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The Argentine Minister of Economy, Martín Guzmán, presented his resignation

The Argentine Minister of Economy, Martín Guzmán, presented his resignation

First modification:

Argentina’s Economy Minister Martín Guzmán resigned this Saturday amid a crisis that has triggered parallel exchange rates as well as inflation, after months of criticism from Vice President Cristina Kirchner and her associates.

In a long letter to President Alberto Fernández published on his Twitter account, Guzmán presented his resignation, in which he lists the challenges and achievements of his administration without formulating the reasons for his resignation.

The Tweet of Minister Martín Guzman presenting his resignation to President Alberto Fernandez


Considered a brilliant student of the Nobel Prize for Economics Joseph Stiglitz, in his two and a half years of management Guzmán, 39, managed to renegotiate a debt of 66,000 million dollars with foreign bondholders and also that of 44,500 million with the International Monetary Fund. But these achievements -which prevented Argentina from falling into default- have not been enough to restore confidence to an economy that is registering one of the highest inflation rates in the world, 60% per year, and that despite strict exchange controls cannot stabilize its international reserves or the price of the dollar. For analysts, his resignation will have a very negative effect on the markets.

Resisted by the wing of the vice president within the Frente de Todos (center-left Peronism), Guzmán maintained that for his replacement “it will be essential” to work on a political agreement within the ruling coalition.

Guzmán’s management has been criticized by Kirchnerism since the end of last year, when in the mid-term legislative elections the Front for All lost its majority in the Senate. In particular, Kirchnerism questions the reduction of the fiscal deficit to meet the goals agreed by Argentina with the IMF.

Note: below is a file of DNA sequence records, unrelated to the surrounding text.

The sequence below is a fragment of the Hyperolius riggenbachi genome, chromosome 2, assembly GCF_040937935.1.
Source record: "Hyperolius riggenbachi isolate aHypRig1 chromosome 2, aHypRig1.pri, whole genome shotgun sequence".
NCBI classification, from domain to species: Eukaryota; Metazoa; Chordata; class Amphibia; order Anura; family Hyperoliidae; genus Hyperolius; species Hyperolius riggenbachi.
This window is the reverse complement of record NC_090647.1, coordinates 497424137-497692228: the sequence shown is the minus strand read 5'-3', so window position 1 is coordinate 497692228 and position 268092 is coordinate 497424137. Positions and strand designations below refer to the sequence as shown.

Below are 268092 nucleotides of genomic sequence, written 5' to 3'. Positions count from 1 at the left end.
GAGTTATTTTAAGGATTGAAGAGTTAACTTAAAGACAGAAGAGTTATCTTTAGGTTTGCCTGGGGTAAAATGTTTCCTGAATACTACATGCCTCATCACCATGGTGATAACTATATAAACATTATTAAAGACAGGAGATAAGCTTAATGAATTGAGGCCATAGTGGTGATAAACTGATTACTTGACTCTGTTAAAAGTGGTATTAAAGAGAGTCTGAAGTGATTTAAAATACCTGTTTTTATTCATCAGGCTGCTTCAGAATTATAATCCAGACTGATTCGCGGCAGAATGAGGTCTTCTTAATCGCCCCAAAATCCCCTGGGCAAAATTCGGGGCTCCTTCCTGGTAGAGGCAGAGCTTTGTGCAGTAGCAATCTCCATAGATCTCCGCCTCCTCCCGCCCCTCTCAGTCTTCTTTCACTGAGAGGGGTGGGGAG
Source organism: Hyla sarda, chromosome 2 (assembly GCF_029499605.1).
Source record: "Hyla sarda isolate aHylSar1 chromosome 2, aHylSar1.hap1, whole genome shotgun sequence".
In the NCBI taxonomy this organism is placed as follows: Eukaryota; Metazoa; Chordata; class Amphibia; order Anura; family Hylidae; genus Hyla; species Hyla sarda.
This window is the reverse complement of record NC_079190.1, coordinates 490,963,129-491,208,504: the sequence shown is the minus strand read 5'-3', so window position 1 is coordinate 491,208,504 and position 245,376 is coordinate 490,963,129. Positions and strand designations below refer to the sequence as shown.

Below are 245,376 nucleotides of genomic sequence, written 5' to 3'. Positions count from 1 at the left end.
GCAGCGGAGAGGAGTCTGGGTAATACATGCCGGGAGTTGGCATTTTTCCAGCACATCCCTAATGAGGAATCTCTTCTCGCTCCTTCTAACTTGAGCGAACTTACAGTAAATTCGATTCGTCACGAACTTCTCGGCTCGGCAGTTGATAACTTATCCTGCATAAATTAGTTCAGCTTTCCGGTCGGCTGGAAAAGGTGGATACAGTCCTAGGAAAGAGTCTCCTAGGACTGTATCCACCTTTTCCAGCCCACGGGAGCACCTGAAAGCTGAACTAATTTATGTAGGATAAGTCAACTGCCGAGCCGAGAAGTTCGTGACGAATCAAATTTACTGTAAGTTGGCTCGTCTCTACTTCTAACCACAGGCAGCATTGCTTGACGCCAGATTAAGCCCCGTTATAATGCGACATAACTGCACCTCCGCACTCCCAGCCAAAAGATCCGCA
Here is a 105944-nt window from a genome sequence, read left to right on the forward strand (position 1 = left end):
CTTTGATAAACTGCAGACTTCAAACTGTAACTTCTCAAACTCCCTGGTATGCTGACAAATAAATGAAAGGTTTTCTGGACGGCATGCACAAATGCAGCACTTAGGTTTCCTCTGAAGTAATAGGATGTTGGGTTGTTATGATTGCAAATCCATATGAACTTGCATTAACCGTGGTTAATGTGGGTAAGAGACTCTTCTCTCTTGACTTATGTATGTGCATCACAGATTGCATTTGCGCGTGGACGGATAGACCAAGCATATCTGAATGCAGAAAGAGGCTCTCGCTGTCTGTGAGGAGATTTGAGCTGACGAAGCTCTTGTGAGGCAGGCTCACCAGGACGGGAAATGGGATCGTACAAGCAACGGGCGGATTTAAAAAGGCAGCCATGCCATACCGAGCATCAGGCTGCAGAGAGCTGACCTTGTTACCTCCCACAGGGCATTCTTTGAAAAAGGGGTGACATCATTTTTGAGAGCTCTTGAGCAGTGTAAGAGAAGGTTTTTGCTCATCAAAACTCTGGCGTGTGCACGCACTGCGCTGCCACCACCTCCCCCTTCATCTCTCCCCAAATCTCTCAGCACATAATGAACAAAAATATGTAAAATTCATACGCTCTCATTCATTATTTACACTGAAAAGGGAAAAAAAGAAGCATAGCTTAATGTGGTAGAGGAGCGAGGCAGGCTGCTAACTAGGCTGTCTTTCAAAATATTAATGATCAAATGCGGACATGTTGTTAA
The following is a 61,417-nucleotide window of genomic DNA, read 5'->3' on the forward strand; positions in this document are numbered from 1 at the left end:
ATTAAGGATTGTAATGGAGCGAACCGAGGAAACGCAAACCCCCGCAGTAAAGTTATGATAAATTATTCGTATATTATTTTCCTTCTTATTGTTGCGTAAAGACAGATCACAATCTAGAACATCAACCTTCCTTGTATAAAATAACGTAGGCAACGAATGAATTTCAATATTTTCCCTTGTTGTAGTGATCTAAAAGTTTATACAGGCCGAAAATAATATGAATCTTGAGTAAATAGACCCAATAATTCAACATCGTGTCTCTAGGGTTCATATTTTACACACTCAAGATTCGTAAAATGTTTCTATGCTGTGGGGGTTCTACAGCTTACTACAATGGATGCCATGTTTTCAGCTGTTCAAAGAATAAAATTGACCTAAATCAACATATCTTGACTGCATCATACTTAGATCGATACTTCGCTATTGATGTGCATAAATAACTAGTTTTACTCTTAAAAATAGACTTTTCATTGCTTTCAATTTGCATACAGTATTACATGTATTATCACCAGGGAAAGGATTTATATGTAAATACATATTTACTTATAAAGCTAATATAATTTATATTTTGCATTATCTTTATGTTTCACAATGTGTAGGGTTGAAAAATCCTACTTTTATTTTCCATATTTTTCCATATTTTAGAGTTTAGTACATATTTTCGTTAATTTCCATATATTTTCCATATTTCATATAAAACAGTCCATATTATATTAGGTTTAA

The agreement with the Fund, submitted to parliament for approval in March, divided the ruling coalition, with a sector of lawmakers from the ruling party absent from the vote, including deputy Máximo Kirchner, the son of the vice president.

Just a week ago, the IMF approved the first review of the program of extended facilities for some 44,500 million dollars, corresponding to the first quarter of this year, and authorized a disbursement of 4,010 million for the South American country.

But in the following days there were strong movements in the markets, both in debt bonds and in the parallel exchange rate -in Argentina there is an official exchange rate and a parallel one or the “blue” dollar-, and the country risk index measured by the JP Morgan agency exceeded 2,500 points.

Gross international reserves stand at 42,471 million dollars, but net reserves are much lower according to analysts.

Until now, President Fernandez has not commented on his resignation nor has he yet said who will replace him.

with AFP



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Written by Editor TLN

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